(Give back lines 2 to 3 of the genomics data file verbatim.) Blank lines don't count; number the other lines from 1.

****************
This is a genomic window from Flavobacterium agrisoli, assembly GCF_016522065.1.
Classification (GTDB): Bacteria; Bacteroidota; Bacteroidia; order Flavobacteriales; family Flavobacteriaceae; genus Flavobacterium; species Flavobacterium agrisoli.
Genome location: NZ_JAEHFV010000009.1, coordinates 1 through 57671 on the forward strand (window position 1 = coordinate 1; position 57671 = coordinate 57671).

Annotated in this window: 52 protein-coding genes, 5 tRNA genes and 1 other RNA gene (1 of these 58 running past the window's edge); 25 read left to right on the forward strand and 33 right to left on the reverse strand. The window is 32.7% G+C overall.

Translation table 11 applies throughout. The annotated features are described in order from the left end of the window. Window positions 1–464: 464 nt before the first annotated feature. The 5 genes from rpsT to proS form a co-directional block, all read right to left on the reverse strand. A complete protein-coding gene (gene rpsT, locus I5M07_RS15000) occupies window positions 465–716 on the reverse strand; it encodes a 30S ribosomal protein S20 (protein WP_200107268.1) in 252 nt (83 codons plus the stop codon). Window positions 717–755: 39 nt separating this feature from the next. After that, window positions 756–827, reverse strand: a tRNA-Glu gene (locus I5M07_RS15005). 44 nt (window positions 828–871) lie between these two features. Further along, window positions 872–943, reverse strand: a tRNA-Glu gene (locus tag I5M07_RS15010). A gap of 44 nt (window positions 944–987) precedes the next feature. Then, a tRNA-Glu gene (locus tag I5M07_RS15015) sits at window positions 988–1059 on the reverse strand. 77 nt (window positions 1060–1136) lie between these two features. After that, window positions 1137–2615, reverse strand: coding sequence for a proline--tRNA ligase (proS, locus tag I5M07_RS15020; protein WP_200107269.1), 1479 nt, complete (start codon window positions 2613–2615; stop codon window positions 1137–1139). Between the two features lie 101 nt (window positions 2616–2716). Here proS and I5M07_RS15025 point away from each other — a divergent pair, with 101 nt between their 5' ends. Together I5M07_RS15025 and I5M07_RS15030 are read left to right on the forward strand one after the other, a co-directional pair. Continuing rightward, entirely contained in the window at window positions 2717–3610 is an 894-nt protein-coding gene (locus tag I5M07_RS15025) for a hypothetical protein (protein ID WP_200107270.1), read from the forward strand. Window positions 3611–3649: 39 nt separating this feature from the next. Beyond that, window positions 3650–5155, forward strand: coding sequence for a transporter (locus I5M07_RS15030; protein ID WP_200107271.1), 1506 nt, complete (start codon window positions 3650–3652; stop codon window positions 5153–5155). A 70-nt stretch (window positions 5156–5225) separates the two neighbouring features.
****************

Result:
Classification (GTDB): Bacteria; Bacteroidota; Bacteroidia; order Flavobacteriales; family Flavobacteriaceae; genus Flavobacterium; species Flavobacterium agrisoli.
Genome location: NZ_JAEHFV010000009.1, coordinates 1 through 57671 on the forward strand (window position 1 = coordinate 1; position 57671 = coordinate 57671).